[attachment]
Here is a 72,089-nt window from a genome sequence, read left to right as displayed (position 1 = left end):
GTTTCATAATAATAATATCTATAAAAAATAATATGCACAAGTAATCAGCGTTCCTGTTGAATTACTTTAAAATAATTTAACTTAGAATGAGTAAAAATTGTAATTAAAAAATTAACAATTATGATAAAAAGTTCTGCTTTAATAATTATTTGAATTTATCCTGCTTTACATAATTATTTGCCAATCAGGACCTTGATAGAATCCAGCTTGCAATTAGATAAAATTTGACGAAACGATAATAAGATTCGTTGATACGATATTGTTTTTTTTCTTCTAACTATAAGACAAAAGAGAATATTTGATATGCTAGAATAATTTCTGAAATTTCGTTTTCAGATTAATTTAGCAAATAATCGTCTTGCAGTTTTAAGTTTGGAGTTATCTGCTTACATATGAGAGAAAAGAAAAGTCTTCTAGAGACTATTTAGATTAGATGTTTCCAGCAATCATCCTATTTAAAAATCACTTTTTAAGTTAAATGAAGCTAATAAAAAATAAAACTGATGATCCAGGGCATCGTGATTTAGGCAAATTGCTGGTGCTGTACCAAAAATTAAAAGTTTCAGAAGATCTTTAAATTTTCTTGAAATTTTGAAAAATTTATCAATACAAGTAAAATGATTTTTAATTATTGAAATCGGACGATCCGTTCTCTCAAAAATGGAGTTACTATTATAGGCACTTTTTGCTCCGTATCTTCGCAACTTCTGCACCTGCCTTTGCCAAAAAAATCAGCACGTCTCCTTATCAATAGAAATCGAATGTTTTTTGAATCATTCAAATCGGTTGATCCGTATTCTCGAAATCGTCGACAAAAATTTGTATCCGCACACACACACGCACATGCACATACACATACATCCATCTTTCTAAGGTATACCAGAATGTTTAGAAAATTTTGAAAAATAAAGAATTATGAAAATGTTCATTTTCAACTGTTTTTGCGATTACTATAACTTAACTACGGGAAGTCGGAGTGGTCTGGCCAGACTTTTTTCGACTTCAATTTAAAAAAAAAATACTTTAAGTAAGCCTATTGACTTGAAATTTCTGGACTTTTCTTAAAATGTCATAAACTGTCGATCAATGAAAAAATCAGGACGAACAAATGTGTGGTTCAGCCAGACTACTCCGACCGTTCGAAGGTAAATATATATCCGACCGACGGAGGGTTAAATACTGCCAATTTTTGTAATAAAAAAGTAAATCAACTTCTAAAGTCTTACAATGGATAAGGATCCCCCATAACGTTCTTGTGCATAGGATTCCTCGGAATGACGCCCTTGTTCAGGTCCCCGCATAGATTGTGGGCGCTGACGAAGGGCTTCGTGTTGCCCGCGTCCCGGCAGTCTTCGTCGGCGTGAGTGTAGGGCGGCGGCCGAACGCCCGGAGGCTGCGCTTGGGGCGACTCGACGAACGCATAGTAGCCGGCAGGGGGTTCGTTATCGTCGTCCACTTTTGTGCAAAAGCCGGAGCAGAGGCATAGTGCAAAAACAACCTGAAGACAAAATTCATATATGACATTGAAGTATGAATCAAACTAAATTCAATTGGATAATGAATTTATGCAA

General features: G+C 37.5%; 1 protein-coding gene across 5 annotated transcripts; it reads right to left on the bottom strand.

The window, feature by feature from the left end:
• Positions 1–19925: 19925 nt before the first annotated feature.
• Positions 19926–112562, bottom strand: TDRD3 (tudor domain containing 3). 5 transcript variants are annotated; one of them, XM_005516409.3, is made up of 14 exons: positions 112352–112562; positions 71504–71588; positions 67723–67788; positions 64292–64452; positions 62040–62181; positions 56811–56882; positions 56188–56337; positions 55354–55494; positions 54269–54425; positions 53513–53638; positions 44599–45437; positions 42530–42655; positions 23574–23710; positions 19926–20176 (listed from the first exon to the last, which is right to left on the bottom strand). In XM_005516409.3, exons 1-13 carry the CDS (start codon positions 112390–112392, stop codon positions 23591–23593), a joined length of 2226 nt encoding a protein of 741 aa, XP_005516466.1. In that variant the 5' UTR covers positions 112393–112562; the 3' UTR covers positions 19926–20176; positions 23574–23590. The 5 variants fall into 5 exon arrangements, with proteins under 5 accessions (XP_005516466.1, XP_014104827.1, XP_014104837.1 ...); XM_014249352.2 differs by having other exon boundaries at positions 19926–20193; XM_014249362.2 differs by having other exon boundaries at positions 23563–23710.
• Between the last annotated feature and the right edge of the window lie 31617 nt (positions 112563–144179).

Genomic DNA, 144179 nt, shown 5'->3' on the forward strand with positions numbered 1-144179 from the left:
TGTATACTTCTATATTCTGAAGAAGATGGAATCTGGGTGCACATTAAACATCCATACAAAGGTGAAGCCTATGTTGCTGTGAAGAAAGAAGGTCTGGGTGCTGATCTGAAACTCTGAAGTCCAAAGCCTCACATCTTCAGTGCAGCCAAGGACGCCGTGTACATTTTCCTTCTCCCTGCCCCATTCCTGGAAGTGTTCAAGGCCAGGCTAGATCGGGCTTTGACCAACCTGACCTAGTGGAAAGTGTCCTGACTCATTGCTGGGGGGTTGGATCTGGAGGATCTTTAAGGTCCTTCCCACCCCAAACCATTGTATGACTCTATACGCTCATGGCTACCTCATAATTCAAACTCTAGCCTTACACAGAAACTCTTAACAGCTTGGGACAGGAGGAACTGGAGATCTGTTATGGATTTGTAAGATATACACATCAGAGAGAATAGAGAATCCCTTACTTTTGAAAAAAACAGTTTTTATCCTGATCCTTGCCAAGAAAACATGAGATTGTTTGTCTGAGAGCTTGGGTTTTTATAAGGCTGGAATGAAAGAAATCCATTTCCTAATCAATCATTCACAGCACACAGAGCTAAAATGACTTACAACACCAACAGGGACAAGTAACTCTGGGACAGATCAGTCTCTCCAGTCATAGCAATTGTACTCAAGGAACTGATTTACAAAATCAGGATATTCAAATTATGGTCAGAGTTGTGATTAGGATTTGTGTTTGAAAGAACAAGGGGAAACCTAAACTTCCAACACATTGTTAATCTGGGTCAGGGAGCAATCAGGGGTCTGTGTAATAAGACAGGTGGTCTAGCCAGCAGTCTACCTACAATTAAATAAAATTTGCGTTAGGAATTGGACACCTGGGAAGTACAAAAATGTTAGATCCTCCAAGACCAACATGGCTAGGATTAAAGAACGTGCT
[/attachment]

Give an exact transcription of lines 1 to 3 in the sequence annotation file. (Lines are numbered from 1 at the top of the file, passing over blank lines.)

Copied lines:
Here is a 72,089-nt window from a genome sequence, read left to right as displayed (position 1 = left end):
GTTTCATAATAATAATATCTATAAAAAATAATATGCACAAGTAATCAGCGTTCCTGTTGAATTACTTTAAAATAATTTAACTTAGAATGAGTAAAAATTGTAATTAAAAAATTAACAATTATGATAAAAAGTTCTGCTTTAATAATTATTTGAATTTATCCTGCTTTACATAATTATTTGCCAATCAGGACCTTGATAGAATCCAGCTTGCAATTAGATAAAATTTGACGAAACGATAATAAGATTCGTTGATACGATATTGTTTTTTTTCTTCTAACTATAAGACAAAAGAGAATATTTGATATGCTAGAATAATTTCTGAAATTTCGTTTTCAGATTAATTTAGCAAATAATCGTCTTGCAGTTTTAAGTTTGGAGTTATCTGCTTACATATGAGAGAAAAGAAAAGTCTTCTAGAGACTATTTAGATTAGATGTTTCCAGCAATCATCCTATTTAAAAATCACTTTTTAAGTTAAATGAAGCTAATAAAAAATAAAACTGATGATCCAGGGCATCGTGATTTAGGCAAATTGCTGGTGCTGTACCAAAAATTAAAAGTTTCAGAAGATCTTTAAATTTTCTTGAAATTTTGAAAAATTTATCAATACAAGTAAAATGATTTTTAATTATTGAAATCGGACGATCCGTTCTCTCAAAAATGGAGTTACTATTATAGGCACTTTTTGCTCCGTATCTTCGCAACTTCTGCACCTGCCTTTGCCAAAAAAATCAGCACGTCTCCTTATCAATAGAAATCGAATGTTTTTTGAATCATTCAAATCGGTTGATCCGTATTCTCGAAATCGTCGACAAAAATTTGTATCCGCACACACACACGCACATGCACATACACATACATCCATCTTTCTAAGGTATACCAGAATGTTTAGAAAATTTTGAAAAATAAAGAATTATGAAAATGTTCATTTTCAACTGTTTTTGCGATTACTATAACTTAACTACGGGAAGTCGGAGTGGTCTGGCCAGACTTTTTTCGACTTCAATTTAAAAAAAAAATACTTTAAGTAAGCCTATTGACTTGAAATTTCTGGACTTTTCTTAAAATGTCATAAACTGTCGATCAATGAAAAAATCAGGACGAACAAATGTGTGGTTCAGCCAGACTACTCCGACCGTTCGAAGGTAAATATATATCCGACCGACGGAGGGTTAAATACTGCCAATTTTTGTAATAAAAAAGTAAATCAACTTCTAAAGTCTTACAATGGATAAGGATCCCCCATAACGTTCTTGTGCATAGGATTCCTCGGAATGACGCCCTTGTTCAGGTCCCCGCATAGATTGTGGGCGCTGACGAAGGGCTTCGTGTTGCCCGCGTCCCGGCAGTCTTCGTCGGCGTGAGTGTAGGGCGGCGGCCGAACGCCCGGAGGCTGCGCTTGGGGCGACTCGACGAACGCATAGTAGCCGGCAGGGGGTTCGTTATCGTCGTCCACTTTTGTGCAAAAGCCGGAGCAGAGGCATAGTGCAAAAACAACCTGAAGACAAAATTCATATATGACATTGAAGTATGAATCAAACTAAATTCAATTGGATAATGAATTTATGCAA

General features: G+C 37.5%; 1 protein-coding gene across 5 annotated transcripts; it reads right to left on the bottom strand.